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What is a Mallard?

By J. Uhl
Updated Mar 05, 2024
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The mallard is a species of wild duck with the scientific name Anas platyrhynchos. This species is a type of dabbling duck, feeding at the surface rather than diving as most ducks do. The mallard is one of the most easily recognizable species of ducks and is one of two species from which all domestic types of ducks come. Like many other types of birds, the male and female mallards have distinct appearances, and the male is brighter than the female.

The average mallard has a length of 20-23 inches (about 50-60 cm), a wingspan of 30-40 inches (about 75-100 cm) and a boat-like body. The mallard species is dimorphic, meaning that male and females have distinct plumage. Male mallards are known as drakes, and they possess a bright green head, yellow-orange bill and black rear. They have white underparts and two upward-curling tail feathers. The female mallard is known as a hen, and she is light brown with a dark brown bill.

Both the male and female mallards possess a distinct purple or blue speculum with white edging. During the summer, this plumage is shed. During the off-breeding season, the drake loses much of his color, resembling the hen more closely. This species has a long, flattened and tapered bill, and both legs and feet are orange.

The mallard species is a noisy species, though the calls are distinct from male to female. The female has a stereotypical quack sound, and the male has a call that is more nasal. Mallard ducks can be found in most wetland areas, including small rivers and ponds and parks. As a dabbling duck, mallards graze on the water surface for plant food and small animal prey such as frogs, crustaceans and mollusks. Mallards are known to form large flocks during the off-breeding season, and these flocks are known as sords.

In the breeding season, mallard ducks form pairs only long enough for the female to lay her eggs. The drake then leaves the female behind to care for her young. The average clutch size ranges from eight to 13 eggs, and the hen will incubate them for a period of 27-28 days until hatching. Mallard ducklings are precocial, meaning that they are capable of feeding on insects and swimming all on their own upon hatching. They will remain near the hen for protection until they are older.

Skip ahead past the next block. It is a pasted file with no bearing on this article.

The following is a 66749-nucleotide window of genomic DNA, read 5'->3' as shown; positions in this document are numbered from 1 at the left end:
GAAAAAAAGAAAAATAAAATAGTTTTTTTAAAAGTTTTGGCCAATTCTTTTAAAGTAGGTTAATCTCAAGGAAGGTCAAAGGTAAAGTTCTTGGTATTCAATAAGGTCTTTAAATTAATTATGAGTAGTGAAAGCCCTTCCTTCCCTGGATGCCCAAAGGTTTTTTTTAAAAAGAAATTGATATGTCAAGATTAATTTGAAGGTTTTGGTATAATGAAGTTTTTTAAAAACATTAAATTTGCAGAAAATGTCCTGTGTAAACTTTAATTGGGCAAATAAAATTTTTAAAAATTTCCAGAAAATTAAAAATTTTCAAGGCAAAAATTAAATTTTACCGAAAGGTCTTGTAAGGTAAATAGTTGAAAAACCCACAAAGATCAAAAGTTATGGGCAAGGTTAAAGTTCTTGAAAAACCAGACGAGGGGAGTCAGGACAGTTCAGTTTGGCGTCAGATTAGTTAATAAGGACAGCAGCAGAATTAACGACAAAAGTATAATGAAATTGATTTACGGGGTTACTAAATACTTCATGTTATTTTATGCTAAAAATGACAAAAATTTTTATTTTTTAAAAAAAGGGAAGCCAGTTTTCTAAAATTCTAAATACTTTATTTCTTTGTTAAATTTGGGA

Mallards are known for interbreeding with close relatives in the same genus, including the northern pintail and the American black duck. This has led to a number of fully fertile hybrids. Most types of ducks do not interbreed in this way, which might explain why the mallard duck has evolved more quickly than other species. This also might explain why the mallard is one of two ancestors to nearly all domestic duck varieties.

Frequently Asked Questions

What is a Mallard?

A Mallard is a common wild duck known scientifically as Anas platyrhynchos. It's distinguished by its iridescent green head and yellow bill in males, and mottled brown plumage in females. Mallards are dabbling ducks, feeding at the water's surface or tipping forward to graze underwater. They are widespread across the Northern Hemisphere and are ancestors to most domestic ducks.

Where can you typically find Mallards?

Mallards are highly adaptable and can be found in a variety of freshwater habitats, including ponds, lakes, rivers, and marshes. They are prevalent across North America, Europe, and Asia and have been introduced to other regions. According to the Cornell Lab of Ornithology, they are the most abundant duck species in the Northern Hemisphere.

What do Mallards eat?

Mallards have an omnivorous diet, feeding on a mix of aquatic vegetation, insects, worms, and small fish. They are known for their 'dabbling' behavior, where they feed at the water's surface or tip up to reach food underwater. During breeding season, their diet shifts to include more animal matter to provide extra protein.

How do Mallards reproduce?

Mallards typically form pairs in October and November, and their breeding season starts in the spring. The female lays an average of 8 to 13 eggs, according to the Audubon Society, and incubates them for about 28 days. The ducklings are precocial and can leave the nest within a day after hatching to follow their mother.

Are Mallards migratory?

Many Mallards are migratory, traveling to warmer areas during the winter months. However, their migration patterns can vary widely. Some populations in milder climates may be resident year-round. The U.S. Fish & Wildlife Service notes that Mallards in the northern regions of North America tend to migrate south for the winter.

What is the conservation status of Mallards?

Mallards are listed as "Least Concern" by the International Union for Conservation of Nature (IUCN), indicating they are not currently at risk of extinction. Their populations are stable due to their adaptability and the fact that they thrive in a variety of habitats, including those altered or created by humans.

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Discussion Comments

By laluna — On Feb 05, 2011

Here are a few more mallard duck facts. They are capable of making a variety of sounds, not only quacks, but also kind of a purr after being fed. They can also cluck, and make several other sounds.

When looking for food, they stick their head under the water and almost vertically stick the tail into the air.

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